The following is region specific to the United States and is not particularly applicable in Europe or other parts of the world.

Honda makes some reliable cars and they are one of the better buys in the new car market. However their reliability is almost a myth of almost epic proportions. Yes it is quite true that some Honda vehicles surpass the 300,000 mile mark, however the average Honda still hits the junkyard somewhere around 200,000 miles, just like the average car from most other manufacturers that are capable of producing a passable vehicle in the first place. However the Honda myth does drive people to easily handwave pricey repairs on their old Hondas because Hondas are "reliable" and "worth it", when they would junk an American car needing the exact same repairs.

Cars that do super high miles tend to be purchased new and driven to the grave by one owner who maintains them religiously. Under those circumstances a lot of otherwise ordinary vehicles can and will do extraordinary mileage, and that isn't something that is really restricted to the Honda brand, or even something that the Honda brand even truly excels at. Most of the real mileage champions out there have been european cars, mostly Mercedes Benz (particularly the 300D model), although there is a Turbo Saab running around out there that has over a million miles on it and there is a 1966 Volvo P1800 out there that has over 2 million miles on it.

The Honda is no magic bullet and it is not the answer to all your vehicular woes. Yes, they do very well on reliability surveys, but you have to understand what that data truly means. You see this is no longer 1954 and most cars do not break down all the time. The reliability of almost all cars made from the 1980s onward is incredible compared to older models. The actual real-world difference might mean that your "ultra-reliable" Honda is going to break down 3 times in the next fifteen years rather than four. I won't really get too far into the fact that Honda vehicles tend to rust out earlier than many other makes, nor will I fixate on the fact that they have a lot of trouble living past twenty years old, but those are some things you might want to think about if you are a potential long-term owner. Detroit was not outselling Japan 200 to 1 25 years ago, yet surviving Detroit iron of this vintage outnumbers surviving Japanese cars of the same vintage by about that margin.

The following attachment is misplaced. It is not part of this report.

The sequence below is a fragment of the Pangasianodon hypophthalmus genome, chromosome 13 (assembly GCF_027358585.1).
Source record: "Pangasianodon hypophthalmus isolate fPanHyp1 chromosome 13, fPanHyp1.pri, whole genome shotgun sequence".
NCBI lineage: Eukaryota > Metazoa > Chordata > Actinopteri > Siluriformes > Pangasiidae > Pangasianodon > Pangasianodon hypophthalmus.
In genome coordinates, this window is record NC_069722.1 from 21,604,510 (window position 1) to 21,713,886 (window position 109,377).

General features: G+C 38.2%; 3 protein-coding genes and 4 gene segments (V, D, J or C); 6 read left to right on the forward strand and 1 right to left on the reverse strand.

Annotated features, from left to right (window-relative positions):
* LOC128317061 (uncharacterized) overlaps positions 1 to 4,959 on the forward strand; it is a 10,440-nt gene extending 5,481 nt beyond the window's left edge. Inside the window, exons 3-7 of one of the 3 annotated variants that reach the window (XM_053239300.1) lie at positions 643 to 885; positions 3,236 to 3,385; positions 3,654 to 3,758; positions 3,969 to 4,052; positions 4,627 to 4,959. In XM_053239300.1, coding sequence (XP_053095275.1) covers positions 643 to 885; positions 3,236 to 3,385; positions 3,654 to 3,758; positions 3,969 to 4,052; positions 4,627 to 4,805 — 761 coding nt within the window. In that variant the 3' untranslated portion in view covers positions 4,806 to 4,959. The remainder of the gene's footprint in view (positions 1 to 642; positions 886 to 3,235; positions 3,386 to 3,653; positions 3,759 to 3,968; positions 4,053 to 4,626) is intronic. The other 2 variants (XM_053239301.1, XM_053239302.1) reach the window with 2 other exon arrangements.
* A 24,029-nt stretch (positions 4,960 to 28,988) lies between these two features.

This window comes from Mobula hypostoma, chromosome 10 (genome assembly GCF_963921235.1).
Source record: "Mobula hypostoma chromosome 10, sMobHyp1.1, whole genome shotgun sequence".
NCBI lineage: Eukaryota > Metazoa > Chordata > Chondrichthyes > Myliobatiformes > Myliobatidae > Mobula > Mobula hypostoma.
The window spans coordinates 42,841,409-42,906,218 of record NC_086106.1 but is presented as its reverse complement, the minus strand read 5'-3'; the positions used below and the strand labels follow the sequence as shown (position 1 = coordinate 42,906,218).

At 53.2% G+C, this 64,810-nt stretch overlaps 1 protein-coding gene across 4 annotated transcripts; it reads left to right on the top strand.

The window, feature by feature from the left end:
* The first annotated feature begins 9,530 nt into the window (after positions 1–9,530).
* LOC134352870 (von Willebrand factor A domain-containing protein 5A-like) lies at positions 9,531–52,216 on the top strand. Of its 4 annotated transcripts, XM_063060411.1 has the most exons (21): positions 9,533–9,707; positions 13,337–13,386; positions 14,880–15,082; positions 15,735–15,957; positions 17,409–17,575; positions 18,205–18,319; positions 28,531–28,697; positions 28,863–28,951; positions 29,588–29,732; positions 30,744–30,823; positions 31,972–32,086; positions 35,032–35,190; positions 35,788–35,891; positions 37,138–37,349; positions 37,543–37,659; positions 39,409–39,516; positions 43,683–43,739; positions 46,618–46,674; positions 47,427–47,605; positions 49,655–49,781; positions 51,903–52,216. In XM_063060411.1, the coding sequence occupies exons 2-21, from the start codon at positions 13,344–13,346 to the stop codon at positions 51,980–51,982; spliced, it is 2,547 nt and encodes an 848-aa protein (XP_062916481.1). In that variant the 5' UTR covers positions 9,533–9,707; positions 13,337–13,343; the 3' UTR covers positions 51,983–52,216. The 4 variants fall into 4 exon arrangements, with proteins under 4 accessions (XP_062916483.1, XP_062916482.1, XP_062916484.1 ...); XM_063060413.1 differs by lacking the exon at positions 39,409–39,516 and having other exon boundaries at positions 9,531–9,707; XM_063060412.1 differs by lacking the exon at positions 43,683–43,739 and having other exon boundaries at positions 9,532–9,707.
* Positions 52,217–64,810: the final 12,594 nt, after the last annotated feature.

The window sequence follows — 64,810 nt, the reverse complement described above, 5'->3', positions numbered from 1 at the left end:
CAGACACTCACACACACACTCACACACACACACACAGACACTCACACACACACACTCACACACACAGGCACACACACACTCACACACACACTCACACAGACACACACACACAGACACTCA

One might ask themselves where is this Honda-hating author was I going with all this? I was going right down to the used car lot actually. People often seem obsessed with getting a reliable car, because apparently a $300 repair once a year would break the bank, while a $350 monthly payment is no problem at all. These people have built Honda up into this sort of obsessive little icon that can do no wrong. This means that a Honda on the used market will often literally sell for 180-300 percent of the price of a comparable American made model. This makes a used Honda (regardless of age) basically the worst value on the planet.

Most auto makes tend to have a sweet spot in their used purchase price curve, where they represent a great value at a certain age and mileage. This just isn't true with Honda. It is fairly normal for a 5-6 year old used Honda to sell for around twice the price of similar American cars. Are they a little more reliable than those other cars? Sure, maybe a little bit, but they simply are not that much more reliable. You are talking about paying double on the used market to save maybe $500 over the life of the car, if even that, since plenty of Hondas end up needing pricey repairs too, and people just dump the money in them because they are "reliable" and "worth it".

In fact the price disconnect between a used Honda and a used Ford is so great that the difference in price would actually be enough to replace the entire drivetrain on the Ford and have money left over. In fact, research done today on past eBay sales show that a six year old Honda Accord with about 80,000 miles on it sells for about $9,000. Those aren't asking prices, those are a rough average of what a whole bunch of similar 2002 Honda Accords recently closed for on ebay. A 2002 Ford Taurus with the same mileage on it is all of $3000. If you are willing to spend as much as $4000 then you can get one with half that mileage. Does that reliable Honda still look like a good deal now? It shouldn't, not if you can do math. You say, "but I heard some anecdote about someone who had a Taurus with transmission problems". I say, so what, I heard the same anecdote, a rebuilt Taurus transmission costs $600 to buy and maybe another $400 to put in, and that still leaves you with $5000, and chances are pretty high you won't actually be replacing that transmission.